Munshi Premchand was a pioneer of Hindi and Urdu social fiction. He was one of the first authors to write about caste hierarchies and the plights of women and labourers prevalent in the society of late 1880s. The issues that echoed in his short stories and novels were even banned or burnt for being highly sensitive.
1. Premchand was born as Dhanpat Rai Srivastav, on 31st July 1880 in Lamhi village near Varanasi in Uttar Pradesh
2. His uncle had nicknamed him Nawab which was the first pen name chosen by Premchand
3. By many known writers, he has been referred to as the “Upanyas Samrat”
4. After his mother’s death, Premchand sought solace in fiction and developed a fascination for books
5. Most of his short stories were weaved around the unloving experience he had shared with his step mother
6. His first job was to sell books. He took this job so that he could read more books
7. His first book (a mockery) was based on his own uncle because he used to scold Premchand for reading fiction
8. He was married when he was only 15-year-old to a older woman.
9. He was never a good student. He had to discontinue his studies after he did not get admission anywhere
10. His second job was to teach an advocate’s son in Benares at a monthly salary of five Rupees
11. In 1900, Premchand secured a job as an assistant teacher at the Government District School, on a monthly salary of 20 Rupees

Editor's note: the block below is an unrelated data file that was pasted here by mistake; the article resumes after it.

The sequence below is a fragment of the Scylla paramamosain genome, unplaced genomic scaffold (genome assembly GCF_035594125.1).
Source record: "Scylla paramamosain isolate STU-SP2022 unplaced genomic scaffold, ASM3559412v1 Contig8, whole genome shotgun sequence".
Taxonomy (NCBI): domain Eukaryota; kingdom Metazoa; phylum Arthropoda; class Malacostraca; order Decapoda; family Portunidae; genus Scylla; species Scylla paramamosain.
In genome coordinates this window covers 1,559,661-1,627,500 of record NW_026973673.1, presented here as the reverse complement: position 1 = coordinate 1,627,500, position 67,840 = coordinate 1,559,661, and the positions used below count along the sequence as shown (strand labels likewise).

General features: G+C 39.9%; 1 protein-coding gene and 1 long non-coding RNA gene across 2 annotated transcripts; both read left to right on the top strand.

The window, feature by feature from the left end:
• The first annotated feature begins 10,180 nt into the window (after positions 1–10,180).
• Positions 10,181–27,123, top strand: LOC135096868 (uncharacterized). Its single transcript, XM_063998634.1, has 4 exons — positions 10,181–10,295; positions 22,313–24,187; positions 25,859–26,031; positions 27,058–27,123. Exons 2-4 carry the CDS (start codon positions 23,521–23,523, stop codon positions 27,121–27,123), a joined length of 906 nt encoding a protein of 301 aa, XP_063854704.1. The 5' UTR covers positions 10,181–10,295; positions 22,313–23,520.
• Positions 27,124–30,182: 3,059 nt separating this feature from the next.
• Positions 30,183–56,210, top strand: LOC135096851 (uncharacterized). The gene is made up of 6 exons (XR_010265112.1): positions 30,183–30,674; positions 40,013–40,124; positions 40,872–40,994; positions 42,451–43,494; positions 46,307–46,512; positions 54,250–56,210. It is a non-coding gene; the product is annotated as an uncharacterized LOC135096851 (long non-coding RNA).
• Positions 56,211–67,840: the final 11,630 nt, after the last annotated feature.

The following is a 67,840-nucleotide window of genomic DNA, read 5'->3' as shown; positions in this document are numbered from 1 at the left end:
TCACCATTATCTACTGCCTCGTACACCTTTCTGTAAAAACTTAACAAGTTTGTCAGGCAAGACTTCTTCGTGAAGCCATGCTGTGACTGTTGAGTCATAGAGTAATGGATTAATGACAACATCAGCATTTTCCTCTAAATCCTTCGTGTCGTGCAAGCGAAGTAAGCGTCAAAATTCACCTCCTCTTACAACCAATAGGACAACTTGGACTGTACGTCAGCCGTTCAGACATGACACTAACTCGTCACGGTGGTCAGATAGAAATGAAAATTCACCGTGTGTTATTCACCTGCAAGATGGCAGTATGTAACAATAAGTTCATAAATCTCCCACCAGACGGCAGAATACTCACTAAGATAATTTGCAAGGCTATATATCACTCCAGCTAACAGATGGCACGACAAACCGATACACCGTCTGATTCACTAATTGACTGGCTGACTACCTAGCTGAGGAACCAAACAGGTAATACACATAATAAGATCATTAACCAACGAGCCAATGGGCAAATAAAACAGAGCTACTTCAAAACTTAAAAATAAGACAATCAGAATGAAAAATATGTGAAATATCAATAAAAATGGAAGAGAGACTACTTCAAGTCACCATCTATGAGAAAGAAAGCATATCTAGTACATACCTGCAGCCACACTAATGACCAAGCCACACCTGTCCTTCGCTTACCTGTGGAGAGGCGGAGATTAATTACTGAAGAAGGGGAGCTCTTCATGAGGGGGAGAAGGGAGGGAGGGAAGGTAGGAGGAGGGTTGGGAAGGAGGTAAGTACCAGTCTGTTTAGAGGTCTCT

12. Before he started writing in Hindi, he used to write in Urdu. His first short novel was ‘Asrar-e-Ma’abid’ (Devasthan Rahasya)
13. After his first wife left him, Premchand married a child widow which was a revolutionary step at that time.
14. He took a lot of pen names before he switched to Premchand. His first pen name was Nawab Rai, his second short novel was penned under the name Babu Nawab Rai Banarsi and third was Premchand
15. In 1909, his novel, Soz-e-Watan was noticed by the British Government officials, who banned it as a rebellious work
16. The British officials even ordered a raid on Premchand’s house, where around 500 copies of ‘Soz-e-Watan’ were burnt. After this incident, he started writing under the pen name Premchand
17. ‘Godaan’ (The Gift of a Cow), Premchand’s last completed work, is generally accepted as his best novel, and is considered as one of the finest Hindi novels
Premchand has written about 300 short stories, several novels as well as many essays and letters and plays. He also did some translations. Many of Premchand’s stories have been translated into English and Russian.